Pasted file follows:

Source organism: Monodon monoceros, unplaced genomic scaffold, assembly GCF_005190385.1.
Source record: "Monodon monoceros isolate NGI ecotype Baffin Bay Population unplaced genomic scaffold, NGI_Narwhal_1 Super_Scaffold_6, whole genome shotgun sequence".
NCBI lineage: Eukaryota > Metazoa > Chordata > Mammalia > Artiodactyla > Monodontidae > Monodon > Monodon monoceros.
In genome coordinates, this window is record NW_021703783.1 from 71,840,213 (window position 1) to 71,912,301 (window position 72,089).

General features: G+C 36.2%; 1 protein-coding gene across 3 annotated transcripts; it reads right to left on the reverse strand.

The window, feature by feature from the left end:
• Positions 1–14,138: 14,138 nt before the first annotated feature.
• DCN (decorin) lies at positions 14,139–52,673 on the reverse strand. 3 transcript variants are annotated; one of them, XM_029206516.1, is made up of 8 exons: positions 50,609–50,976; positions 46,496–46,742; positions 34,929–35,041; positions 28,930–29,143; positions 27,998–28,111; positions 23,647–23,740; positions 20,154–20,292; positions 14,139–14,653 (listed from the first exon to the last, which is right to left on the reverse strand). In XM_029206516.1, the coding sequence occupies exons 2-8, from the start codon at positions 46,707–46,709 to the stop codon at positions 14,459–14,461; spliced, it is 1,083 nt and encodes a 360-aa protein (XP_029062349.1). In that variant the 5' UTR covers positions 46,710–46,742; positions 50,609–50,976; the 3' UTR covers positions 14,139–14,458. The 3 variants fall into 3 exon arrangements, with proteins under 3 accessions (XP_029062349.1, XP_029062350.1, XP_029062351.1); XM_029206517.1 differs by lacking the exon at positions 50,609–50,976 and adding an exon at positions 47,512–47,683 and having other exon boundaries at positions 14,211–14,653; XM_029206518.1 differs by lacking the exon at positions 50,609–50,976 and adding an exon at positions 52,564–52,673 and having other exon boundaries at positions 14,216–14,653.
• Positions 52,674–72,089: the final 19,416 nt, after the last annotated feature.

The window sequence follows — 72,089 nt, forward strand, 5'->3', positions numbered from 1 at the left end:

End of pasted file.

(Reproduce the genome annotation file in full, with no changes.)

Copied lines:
Source organism: Monodon monoceros, unplaced genomic scaffold, assembly GCF_005190385.1.
Source record: "Monodon monoceros isolate NGI ecotype Baffin Bay Population unplaced genomic scaffold, NGI_Narwhal_1 Super_Scaffold_6, whole genome shotgun sequence".
NCBI lineage: Eukaryota > Metazoa > Chordata > Mammalia > Artiodactyla > Monodontidae > Monodon > Monodon monoceros.
In genome coordinates, this window is record NW_021703783.1 from 71,840,213 (window position 1) to 71,912,301 (window position 72,089).

General features: G+C 36.2%; 1 protein-coding gene across 3 annotated transcripts; it reads right to left on the reverse strand.

The window, feature by feature from the left end:
• Positions 1–14,138: 14,138 nt before the first annotated feature.
• DCN (decorin) lies at positions 14,139–52,673 on the reverse strand. 3 transcript variants are annotated; one of them, XM_029206516.1, is made up of 8 exons: positions 50,609–50,976; positions 46,496–46,742; positions 34,929–35,041; positions 28,930–29,143; positions 27,998–28,111; positions 23,647–23,740; positions 20,154–20,292; positions 14,139–14,653 (listed from the first exon to the last, which is right to left on the reverse strand). In XM_029206516.1, the coding sequence occupies exons 2-8, from the start codon at positions 46,707–46,709 to the stop codon at positions 14,459–14,461; spliced, it is 1,083 nt and encodes a 360-aa protein (XP_029062349.1). In that variant the 5' UTR covers positions 46,710–46,742; positions 50,609–50,976; the 3' UTR covers positions 14,139–14,458. The 3 variants fall into 3 exon arrangements, with proteins under 3 accessions (XP_029062349.1, XP_029062350.1, XP_029062351.1); XM_029206517.1 differs by lacking the exon at positions 50,609–50,976 and adding an exon at positions 47,512–47,683 and having other exon boundaries at positions 14,211–14,653; XM_029206518.1 differs by lacking the exon at positions 50,609–50,976 and adding an exon at positions 52,564–52,673 and having other exon boundaries at positions 14,216–14,653.
• Positions 52,674–72,089: the final 19,416 nt, after the last annotated feature.

The window sequence follows — 72,089 nt, forward strand, 5'->3', positions numbered from 1 at the left end: